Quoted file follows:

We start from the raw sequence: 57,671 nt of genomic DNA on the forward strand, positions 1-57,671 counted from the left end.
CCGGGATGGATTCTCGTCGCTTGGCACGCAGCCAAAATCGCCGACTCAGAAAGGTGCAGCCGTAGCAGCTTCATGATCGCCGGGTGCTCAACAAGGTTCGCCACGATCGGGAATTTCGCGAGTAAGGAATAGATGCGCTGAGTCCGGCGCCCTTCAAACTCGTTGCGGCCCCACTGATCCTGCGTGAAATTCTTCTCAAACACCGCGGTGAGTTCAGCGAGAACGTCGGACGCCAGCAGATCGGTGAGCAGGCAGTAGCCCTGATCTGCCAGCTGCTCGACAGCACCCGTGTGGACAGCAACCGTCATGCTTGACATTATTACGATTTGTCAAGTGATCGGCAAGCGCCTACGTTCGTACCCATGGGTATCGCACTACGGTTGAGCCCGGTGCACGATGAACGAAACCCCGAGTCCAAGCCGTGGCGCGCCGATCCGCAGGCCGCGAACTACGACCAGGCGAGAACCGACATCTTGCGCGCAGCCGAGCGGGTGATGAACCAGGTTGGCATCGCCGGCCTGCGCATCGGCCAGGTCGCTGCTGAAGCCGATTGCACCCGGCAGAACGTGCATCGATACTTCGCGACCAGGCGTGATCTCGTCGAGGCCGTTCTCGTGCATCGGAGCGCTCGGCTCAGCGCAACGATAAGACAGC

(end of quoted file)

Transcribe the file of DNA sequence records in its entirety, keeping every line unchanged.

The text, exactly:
We start from the raw sequence: 57,671 nt of genomic DNA on the forward strand, positions 1-57,671 counted from the left end.
CCGGGATGGATTCTCGTCGCTTGGCACGCAGCCAAAATCGCCGACTCAGAAAGGTGCAGCCGTAGCAGCTTCATGATCGCCGGGTGCTCAACAAGGTTCGCCACGATCGGGAATTTCGCGAGTAAGGAATAGATGCGCTGAGTCCGGCGCCCTTCAAACTCGTTGCGGCCCCACTGATCCTGCGTGAAATTCTTCTCAAACACCGCGGTGAGTTCAGCGAGAACGTCGGACGCCAGCAGATCGGTGAGCAGGCAGTAGCCCTGATCTGCCAGCTGCTCGACAGCACCCGTGTGGACAGCAACCGTCATGCTTGACATTATTACGATTTGTCAAGTGATCGGCAAGCGCCTACGTTCGTACCCATGGGTATCGCACTACGGTTGAGCCCGGTGCACGATGAACGAAACCCCGAGTCCAAGCCGTGGCGCGCCGATCCGCAGGCCGCGAACTACGACCAGGCGAGAACCGACATCTTGCGCGCAGCCGAGCGGGTGATGAACCAGGTTGGCATCGCCGGCCTGCGCATCGGCCAGGTCGCTGCTGAAGCCGATTGCACCCGGCAGAACGTGCATCGATACTTCGCGACCAGGCGTGATCTCGTCGAGGCCGTTCTCGTGCATCGGAGCGCTCGGCTCAGCGCAACGATAAGACAGC